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Which of the following is correct:

Every child should have access to a robust education

Every child should have an access to a robust education

Every child should have an access to robust education

Every child should have access to robust education

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  • Thanks for your comments. However, is access used in this sentence as a verb or noun. Also regarding robust education, maybe a rich education may be better. Basically, I wanted to say an education that is comprehensive.
    – Mo Wilson
    Nov 6 '17 at 13:36
  • Hi Mo, "access" here is used as a noun. What should every child have? "Access to a robust education," "parents who are supportive," "books to read on their own," etc. An article is needed when we say, for instance, "a laptop computer," "a sense of safety at home and at school," or "a good breakfast every day." Here the article is correctly placed before "a robust education." I hope this helps. Articles are difficult, so don't be discouraged! Nov 6 '17 at 13:48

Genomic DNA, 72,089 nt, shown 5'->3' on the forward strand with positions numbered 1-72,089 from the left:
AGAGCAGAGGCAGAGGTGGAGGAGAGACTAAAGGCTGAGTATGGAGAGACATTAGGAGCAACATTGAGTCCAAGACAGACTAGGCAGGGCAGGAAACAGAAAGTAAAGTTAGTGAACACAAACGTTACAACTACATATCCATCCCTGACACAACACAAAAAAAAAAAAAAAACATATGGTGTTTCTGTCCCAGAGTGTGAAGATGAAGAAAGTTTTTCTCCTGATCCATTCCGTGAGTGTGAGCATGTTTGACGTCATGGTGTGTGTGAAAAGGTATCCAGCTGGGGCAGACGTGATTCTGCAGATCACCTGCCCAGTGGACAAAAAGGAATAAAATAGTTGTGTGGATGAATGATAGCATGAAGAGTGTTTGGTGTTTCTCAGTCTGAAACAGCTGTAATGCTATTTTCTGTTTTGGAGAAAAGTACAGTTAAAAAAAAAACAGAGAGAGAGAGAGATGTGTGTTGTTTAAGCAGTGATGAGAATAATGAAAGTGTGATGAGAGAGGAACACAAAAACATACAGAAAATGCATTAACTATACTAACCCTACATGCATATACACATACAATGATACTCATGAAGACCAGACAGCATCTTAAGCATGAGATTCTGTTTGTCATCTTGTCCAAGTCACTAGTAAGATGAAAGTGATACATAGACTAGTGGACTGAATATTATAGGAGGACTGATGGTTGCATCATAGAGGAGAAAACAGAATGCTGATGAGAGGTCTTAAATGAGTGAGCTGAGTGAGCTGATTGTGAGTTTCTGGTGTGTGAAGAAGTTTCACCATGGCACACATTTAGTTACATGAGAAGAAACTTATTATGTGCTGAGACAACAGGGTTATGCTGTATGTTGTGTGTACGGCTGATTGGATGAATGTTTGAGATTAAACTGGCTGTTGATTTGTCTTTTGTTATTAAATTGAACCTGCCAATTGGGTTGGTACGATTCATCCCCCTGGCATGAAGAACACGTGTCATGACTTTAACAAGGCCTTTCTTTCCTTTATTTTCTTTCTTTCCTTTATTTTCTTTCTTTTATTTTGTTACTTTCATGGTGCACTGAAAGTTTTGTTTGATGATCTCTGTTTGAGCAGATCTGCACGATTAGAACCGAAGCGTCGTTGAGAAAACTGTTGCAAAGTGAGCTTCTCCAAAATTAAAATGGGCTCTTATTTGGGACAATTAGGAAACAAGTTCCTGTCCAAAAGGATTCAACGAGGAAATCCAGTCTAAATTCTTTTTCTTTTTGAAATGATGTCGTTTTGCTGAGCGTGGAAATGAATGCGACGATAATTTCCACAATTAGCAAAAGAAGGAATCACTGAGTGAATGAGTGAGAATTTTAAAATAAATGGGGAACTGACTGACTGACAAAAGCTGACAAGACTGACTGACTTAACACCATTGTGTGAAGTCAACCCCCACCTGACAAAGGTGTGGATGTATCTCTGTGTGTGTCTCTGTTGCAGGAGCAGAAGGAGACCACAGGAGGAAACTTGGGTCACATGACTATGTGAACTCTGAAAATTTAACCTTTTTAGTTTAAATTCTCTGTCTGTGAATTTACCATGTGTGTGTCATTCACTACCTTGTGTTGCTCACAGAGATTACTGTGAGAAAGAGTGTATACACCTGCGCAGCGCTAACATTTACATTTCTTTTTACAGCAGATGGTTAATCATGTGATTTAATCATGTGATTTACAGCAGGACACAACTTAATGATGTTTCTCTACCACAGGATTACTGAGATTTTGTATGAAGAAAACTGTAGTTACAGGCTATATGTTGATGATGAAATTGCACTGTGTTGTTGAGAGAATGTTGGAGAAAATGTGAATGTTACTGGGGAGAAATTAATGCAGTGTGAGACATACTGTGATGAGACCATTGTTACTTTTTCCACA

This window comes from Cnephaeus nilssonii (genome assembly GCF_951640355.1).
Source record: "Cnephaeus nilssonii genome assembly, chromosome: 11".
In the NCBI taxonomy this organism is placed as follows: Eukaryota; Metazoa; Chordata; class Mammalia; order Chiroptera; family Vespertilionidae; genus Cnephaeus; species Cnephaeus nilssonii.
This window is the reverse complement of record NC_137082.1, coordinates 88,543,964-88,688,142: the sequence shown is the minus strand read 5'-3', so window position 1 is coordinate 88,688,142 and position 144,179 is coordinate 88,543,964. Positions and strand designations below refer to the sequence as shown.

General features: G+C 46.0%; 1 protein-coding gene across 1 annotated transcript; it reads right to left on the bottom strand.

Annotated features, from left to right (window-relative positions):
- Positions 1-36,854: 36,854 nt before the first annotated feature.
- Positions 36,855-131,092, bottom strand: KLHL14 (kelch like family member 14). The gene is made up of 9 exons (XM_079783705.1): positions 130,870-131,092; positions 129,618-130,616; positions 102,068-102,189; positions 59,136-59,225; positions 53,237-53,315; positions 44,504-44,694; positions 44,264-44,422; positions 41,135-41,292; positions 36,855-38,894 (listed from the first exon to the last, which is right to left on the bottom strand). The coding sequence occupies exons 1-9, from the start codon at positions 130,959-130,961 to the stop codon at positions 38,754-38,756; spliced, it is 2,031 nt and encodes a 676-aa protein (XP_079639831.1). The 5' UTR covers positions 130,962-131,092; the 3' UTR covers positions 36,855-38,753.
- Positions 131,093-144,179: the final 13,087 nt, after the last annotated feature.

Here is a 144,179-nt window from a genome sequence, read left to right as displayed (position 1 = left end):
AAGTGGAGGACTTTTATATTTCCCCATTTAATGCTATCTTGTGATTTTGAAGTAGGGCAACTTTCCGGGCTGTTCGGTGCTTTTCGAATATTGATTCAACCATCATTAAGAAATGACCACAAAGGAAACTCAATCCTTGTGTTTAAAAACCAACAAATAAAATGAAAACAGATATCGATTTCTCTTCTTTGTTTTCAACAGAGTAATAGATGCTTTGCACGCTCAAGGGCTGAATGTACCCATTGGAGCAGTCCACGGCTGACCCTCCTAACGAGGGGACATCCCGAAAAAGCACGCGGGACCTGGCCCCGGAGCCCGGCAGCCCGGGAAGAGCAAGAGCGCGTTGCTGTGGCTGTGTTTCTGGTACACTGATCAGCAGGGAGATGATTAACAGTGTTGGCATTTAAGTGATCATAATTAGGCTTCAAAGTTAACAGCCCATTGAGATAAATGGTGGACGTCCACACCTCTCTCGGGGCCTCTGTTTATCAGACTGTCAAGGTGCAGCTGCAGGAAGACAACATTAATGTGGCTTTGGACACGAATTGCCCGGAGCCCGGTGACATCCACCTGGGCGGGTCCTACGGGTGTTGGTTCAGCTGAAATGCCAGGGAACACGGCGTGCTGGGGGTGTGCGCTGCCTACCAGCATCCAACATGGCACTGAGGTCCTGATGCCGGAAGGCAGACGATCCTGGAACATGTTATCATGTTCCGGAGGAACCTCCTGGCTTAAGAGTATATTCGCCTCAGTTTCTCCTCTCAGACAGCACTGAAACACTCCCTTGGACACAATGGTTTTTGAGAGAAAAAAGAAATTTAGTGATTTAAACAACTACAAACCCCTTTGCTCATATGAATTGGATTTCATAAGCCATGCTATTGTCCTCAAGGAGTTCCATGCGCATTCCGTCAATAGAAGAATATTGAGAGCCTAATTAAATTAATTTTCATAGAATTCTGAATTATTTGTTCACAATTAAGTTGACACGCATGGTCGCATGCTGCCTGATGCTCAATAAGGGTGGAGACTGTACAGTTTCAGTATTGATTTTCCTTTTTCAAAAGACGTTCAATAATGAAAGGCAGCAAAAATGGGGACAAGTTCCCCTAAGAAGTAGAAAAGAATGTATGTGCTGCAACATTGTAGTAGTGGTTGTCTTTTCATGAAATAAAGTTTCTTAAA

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This one is a little tricky. To my ear as a native speaker, "Every child should have access to a robust education" sounds correct.

You probably mean "access" here as an uncountable noun. That is, you aren't talking about one access versus two accesses, but rather about access as a general idea. So it does not take an article. "Every child should have access ..."

"Robust education" is more debatable. My intuition is that each child is getting one education, the education of that child, and not accessing education in general. Thus I'd say "to a robust education". But it would be equally arguable that children are getting access to education in general, so "to robust education" is also correct.

I struggle a bit saying why it is general access but a specific education. I think the answer to that is that a child could have many attempts to access education spread over a period of time. But when he's done, he only got one education.

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